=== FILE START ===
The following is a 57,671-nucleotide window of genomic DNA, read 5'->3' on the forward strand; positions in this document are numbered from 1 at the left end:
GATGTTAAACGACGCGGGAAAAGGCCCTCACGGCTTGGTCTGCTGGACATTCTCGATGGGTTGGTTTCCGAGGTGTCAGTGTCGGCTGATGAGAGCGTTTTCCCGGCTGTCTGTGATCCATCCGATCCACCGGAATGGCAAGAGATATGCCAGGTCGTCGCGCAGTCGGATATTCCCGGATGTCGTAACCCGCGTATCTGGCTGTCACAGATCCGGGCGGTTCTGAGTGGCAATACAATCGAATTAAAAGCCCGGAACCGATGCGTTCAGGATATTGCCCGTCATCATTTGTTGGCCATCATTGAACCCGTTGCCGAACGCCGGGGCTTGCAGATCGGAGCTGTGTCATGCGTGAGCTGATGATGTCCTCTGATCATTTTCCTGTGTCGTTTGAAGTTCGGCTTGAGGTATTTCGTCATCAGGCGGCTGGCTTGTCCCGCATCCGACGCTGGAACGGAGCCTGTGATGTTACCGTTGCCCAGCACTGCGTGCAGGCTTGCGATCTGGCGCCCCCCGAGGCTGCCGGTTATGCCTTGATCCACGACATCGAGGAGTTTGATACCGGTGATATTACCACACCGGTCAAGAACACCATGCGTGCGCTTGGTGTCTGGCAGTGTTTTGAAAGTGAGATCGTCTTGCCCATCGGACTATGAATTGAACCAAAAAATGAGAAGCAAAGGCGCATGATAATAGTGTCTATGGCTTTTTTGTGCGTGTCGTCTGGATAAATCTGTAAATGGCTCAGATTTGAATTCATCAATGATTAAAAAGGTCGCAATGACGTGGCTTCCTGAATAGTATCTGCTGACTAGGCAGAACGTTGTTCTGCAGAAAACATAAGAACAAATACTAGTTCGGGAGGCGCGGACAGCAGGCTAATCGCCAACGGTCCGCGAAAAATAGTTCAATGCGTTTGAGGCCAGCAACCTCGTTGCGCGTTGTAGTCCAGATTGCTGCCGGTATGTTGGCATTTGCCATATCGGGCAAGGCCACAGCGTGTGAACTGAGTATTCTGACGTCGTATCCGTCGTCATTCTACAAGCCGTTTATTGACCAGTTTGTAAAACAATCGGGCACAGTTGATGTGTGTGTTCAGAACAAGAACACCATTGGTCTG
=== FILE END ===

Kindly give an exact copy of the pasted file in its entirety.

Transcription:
The following is a 57,671-nucleotide window of genomic DNA, read 5'->3' on the forward strand; positions in this document are numbered from 1 at the left end:
GATGTTAAACGACGCGGGAAAAGGCCCTCACGGCTTGGTCTGCTGGACATTCTCGATGGGTTGGTTTCCGAGGTGTCAGTGTCGGCTGATGAGAGCGTTTTCCCGGCTGTCTGTGATCCATCCGATCCACCGGAATGGCAAGAGATATGCCAGGTCGTCGCGCAGTCGGATATTCCCGGATGTCGTAACCCGCGTATCTGGCTGTCACAGATCCGGGCGGTTCTGAGTGGCAATACAATCGAATTAAAAGCCCGGAACCGATGCGTTCAGGATATTGCCCGTCATCATTTGTTGGCCATCATTGAACCCGTTGCCGAACGCCGGGGCTTGCAGATCGGAGCTGTGTCATGCGTGAGCTGATGATGTCCTCTGATCATTTTCCTGTGTCGTTTGAAGTTCGGCTTGAGGTATTTCGTCATCAGGCGGCTGGCTTGTCCCGCATCCGACGCTGGAACGGAGCCTGTGATGTTACCGTTGCCCAGCACTGCGTGCAGGCTTGCGATCTGGCGCCCCCCGAGGCTGCCGGTTATGCCTTGATCCACGACATCGAGGAGTTTGATACCGGTGATATTACCACACCGGTCAAGAACACCATGCGTGCGCTTGGTGTCTGGCAGTGTTTTGAAAGTGAGATCGTCTTGCCCATCGGACTATGAATTGAACCAAAAAATGAGAAGCAAAGGCGCATGATAATAGTGTCTATGGCTTTTTTGTGCGTGTCGTCTGGATAAATCTGTAAATGGCTCAGATTTGAATTCATCAATGATTAAAAAGGTCGCAATGACGTGGCTTCCTGAATAGTATCTGCTGACTAGGCAGAACGTTGTTCTGCAGAAAACATAAGAACAAATACTAGTTCGGGAGGCGCGGACAGCAGGCTAATCGCCAACGGTCCGCGAAAAATAGTTCAATGCGTTTGAGGCCAGCAACCTCGTTGCGCGTTGTAGTCCAGATTGCTGCCGGTATGTTGGCATTTGCCATATCGGGCAAGGCCACAGCGTGTGAACTGAGTATTCTGACGTCGTATCCGTCGTCATTCTACAAGCCGTTTATTGACCAGTTTGTAAAACAATCGGGCACAGTTGATGTGTGTGTTCAGAACAAGAACACCATTGGTCTG